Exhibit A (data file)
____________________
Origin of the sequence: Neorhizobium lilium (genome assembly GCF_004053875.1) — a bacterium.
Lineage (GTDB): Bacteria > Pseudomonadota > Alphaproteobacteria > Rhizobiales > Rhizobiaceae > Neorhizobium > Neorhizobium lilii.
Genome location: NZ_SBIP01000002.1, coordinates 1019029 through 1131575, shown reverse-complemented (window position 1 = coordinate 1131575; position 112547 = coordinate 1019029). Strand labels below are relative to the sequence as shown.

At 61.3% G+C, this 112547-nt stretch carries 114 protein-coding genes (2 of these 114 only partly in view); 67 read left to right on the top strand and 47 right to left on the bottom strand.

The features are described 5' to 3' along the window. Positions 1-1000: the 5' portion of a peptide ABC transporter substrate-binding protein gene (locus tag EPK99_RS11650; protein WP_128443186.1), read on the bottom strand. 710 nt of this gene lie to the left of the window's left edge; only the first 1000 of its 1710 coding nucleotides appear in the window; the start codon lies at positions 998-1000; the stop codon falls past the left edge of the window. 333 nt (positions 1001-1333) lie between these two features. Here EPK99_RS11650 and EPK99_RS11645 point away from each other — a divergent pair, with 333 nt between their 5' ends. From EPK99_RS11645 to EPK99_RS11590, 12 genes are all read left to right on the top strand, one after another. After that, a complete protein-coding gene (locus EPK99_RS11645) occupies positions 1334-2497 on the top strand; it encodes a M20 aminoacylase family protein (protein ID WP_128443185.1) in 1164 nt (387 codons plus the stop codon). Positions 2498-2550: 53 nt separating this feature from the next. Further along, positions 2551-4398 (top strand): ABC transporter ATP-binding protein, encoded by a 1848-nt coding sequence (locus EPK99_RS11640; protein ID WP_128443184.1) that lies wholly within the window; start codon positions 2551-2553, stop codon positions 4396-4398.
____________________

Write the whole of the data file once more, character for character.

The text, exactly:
Origin of the sequence: Neorhizobium lilium (genome assembly GCF_004053875.1) — a bacterium.
Lineage (GTDB): Bacteria > Pseudomonadota > Alphaproteobacteria > Rhizobiales > Rhizobiaceae > Neorhizobium > Neorhizobium lilii.
Genome location: NZ_SBIP01000002.1, coordinates 1019029 through 1131575, shown reverse-complemented (window position 1 = coordinate 1131575; position 112547 = coordinate 1019029). Strand labels below are relative to the sequence as shown.

At 61.3% G+C, this 112547-nt stretch carries 114 protein-coding genes (2 of these 114 only partly in view); 67 read left to right on the top strand and 47 right to left on the bottom strand.

The features are described 5' to 3' along the window. Positions 1-1000: the 5' portion of a peptide ABC transporter substrate-binding protein gene (locus tag EPK99_RS11650; protein WP_128443186.1), read on the bottom strand. 710 nt of this gene lie to the left of the window's left edge; only the first 1000 of its 1710 coding nucleotides appear in the window; the start codon lies at positions 998-1000; the stop codon falls past the left edge of the window. 333 nt (positions 1001-1333) lie between these two features. Here EPK99_RS11650 and EPK99_RS11645 point away from each other — a divergent pair, with 333 nt between their 5' ends. From EPK99_RS11645 to EPK99_RS11590, 12 genes are all read left to right on the top strand, one after another. After that, a complete protein-coding gene (locus EPK99_RS11645) occupies positions 1334-2497 on the top strand; it encodes a M20 aminoacylase family protein (protein ID WP_128443185.1) in 1164 nt (387 codons plus the stop codon). Positions 2498-2550: 53 nt separating this feature from the next. Further along, positions 2551-4398 (top strand): ABC transporter ATP-binding protein, encoded by a 1848-nt coding sequence (locus EPK99_RS11640; protein ID WP_128443184.1) that lies wholly within the window; start codon positions 2551-2553, stop codon positions 4396-4398.